Income and Material Living Standards

  • Joachim Vogel
Part of the Social Indicators Research Series book series (SINS, volume 18)


This chapter explores the distributive structure of income as well as material living standards (household assets, housing standards). These two aspects are used as two parallel sets of indicators of the consequences of the institutional mix, with different theoretical as well as technical features.


Labour Market Income Inequality Welfare State Nordic Country Poverty Rate 
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  1. 1.
    Poverty trends for individuals are calculated according to the traditional absolute poverty line used in Swedish statistics. This line is defined by the National Board for Health and Social Affairs based on a fixed sum defined by budget studies. Individuals living in households with disposable incomes below that standard after taxes and transfers are regarded as poor. The socio-economic as well as income measurement is dubious for this category. In addition, larger and differential non-response should contribute to less reliable findings. The findings for Luxembourg correspond to the current labour market structure and wage levels.Google Scholar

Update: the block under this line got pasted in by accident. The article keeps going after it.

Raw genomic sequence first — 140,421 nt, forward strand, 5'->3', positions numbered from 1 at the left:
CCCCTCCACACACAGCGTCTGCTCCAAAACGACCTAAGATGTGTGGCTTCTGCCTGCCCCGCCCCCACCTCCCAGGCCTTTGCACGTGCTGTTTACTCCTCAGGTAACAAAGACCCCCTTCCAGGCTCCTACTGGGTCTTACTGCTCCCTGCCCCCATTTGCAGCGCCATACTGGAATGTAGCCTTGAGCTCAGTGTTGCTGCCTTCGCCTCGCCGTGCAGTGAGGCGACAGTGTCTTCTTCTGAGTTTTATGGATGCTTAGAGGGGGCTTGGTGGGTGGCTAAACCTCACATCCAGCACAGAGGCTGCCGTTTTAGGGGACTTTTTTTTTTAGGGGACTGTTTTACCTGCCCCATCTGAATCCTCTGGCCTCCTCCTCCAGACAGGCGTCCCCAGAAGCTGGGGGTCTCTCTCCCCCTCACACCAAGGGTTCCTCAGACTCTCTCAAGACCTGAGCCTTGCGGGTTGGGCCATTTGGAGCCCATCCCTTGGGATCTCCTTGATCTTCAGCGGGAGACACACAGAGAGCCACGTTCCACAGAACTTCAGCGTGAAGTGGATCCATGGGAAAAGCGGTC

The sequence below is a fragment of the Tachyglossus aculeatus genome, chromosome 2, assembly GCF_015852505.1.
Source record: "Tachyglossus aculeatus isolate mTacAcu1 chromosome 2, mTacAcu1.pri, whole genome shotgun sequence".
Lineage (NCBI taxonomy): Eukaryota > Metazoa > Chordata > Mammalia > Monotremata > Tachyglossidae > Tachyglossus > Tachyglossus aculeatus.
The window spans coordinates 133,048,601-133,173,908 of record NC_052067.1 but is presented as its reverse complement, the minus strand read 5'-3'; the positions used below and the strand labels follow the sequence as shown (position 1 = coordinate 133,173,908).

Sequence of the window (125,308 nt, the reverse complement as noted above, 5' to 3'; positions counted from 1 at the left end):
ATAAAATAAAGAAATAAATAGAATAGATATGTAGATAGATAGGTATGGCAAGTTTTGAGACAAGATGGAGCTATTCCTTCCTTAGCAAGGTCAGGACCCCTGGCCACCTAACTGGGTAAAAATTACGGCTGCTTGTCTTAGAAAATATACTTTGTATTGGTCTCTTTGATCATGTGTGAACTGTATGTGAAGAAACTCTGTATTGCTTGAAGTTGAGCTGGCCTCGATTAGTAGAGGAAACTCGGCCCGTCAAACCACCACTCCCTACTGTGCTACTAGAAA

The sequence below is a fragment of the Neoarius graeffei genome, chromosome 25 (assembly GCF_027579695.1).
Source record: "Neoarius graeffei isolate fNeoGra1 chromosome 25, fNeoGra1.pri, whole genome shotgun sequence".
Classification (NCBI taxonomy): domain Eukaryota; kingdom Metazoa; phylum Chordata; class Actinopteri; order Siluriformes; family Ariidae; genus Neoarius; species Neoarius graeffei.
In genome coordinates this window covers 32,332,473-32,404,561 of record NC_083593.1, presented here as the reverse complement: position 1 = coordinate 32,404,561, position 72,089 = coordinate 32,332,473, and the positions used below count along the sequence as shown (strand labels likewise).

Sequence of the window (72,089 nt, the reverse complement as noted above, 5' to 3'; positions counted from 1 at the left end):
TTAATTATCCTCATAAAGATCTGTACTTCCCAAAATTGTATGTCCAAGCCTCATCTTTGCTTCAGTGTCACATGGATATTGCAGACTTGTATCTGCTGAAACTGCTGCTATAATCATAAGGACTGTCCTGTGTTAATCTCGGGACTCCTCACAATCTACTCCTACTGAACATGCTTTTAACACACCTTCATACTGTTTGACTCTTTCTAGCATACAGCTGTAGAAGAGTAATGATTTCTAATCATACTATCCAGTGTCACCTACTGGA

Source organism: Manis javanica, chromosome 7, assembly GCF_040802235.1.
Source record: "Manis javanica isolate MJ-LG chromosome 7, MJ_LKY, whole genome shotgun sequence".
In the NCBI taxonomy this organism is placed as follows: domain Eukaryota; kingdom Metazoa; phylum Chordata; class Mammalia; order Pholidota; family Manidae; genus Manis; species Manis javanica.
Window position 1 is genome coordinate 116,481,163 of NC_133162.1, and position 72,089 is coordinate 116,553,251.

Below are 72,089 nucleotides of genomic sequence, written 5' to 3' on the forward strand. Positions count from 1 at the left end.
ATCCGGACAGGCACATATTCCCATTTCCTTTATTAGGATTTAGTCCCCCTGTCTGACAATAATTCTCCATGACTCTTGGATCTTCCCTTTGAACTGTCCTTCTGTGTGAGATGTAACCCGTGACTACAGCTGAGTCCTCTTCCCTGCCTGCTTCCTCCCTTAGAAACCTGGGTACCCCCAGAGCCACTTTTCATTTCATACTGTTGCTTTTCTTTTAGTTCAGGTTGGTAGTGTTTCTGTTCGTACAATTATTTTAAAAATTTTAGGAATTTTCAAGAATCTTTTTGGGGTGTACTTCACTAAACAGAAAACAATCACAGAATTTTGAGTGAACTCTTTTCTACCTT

2. 3.
    Small scale farmers, which in the Southern countries form a larger part of the labour force, are here collapsed with manual workers.Google Scholar
  3. 4.
    Inequality indexes are in this section based on the following sample of eleven indicators: Absence of overcrowded housing; High standard of housing space; Ownership of a dishwasher; car; a second home; a caravan; a boat; a video; dishwasher; a freezer; access to a daily newspaper.Google Scholar

Copyright information

© Springer Science+Business Media New York 2003

Authors and Affiliations

  • Joachim Vogel
    • 1
  1. 1.SCB Statistics Sweden Welfare Analysis ProgramUniversity of UmeåStockholmSweden

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